Counterfeit drugs and their effect on health & healthcare
Counterfeit drugs are killing or greatly harming patients that are desperate for medical care. Estimates state that nearly 700,000 people are killed each year after ingesting counterfeit malaria and tuberculosis drugs.
The World Health Organization (WHO) estimates that up to 30% of medication on the market in developing countries in Africa are counterfeit and have found that nearly 50% of the drugs sold in Angola, Burundi, and the Congo are of poor quality. Furthermore, nearly two-thirds of anti-malaria drugs in Laos, Myanmar, Cambodia, and Vietnam contain insufficient active ingredients.
A 2003 Interpol survey on the quality of drugs available in Lagos, sub-Saharan Africa’s most populous city concluded that 80% of the drugs available were fakes. In 2008, more than 80 children in Nigeria died after being given medicine that looked, smelled, and tasted like the real thing, but was laced with antifreeze.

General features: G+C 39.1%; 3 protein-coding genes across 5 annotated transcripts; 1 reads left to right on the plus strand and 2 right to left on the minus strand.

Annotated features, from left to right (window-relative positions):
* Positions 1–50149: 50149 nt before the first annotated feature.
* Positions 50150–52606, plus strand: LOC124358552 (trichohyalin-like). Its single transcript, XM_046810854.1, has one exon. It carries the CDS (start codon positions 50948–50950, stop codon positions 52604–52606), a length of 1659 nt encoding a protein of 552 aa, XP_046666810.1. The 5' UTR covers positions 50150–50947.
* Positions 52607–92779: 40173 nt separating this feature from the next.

Why are the numbers so high? Jacqueline Sawyer, Liaison Officer at WHO’s Prequalification of Medicines Programme, told MediaGlobal “The problem of counterfeit medicines is more prevalent in countries where medicine regulation is ineffective, smuggling of medicines is rampant, secret manufacturing exists, sanctions are absent or very weak, and there is high corruption.”
Do not think counterfeit or tampered drugs only exist in developing countries. An estimated 1% of all medicines dispensed in developed countries are counterfeit. Medicines containing boric acid and other lethal substances have been found recently in certain medications.
To be sure that your drug is safe to use, check the FDA’s website. They announce drugs that might have been tampered with and also have correct packaging and dosage information.
Recent FDA Headlines:
FDA Warns About Fraudulent Tamiflu
Warning: Counterfeit Alli
FDA Issues Warning on Counterfeit Surgical Mesh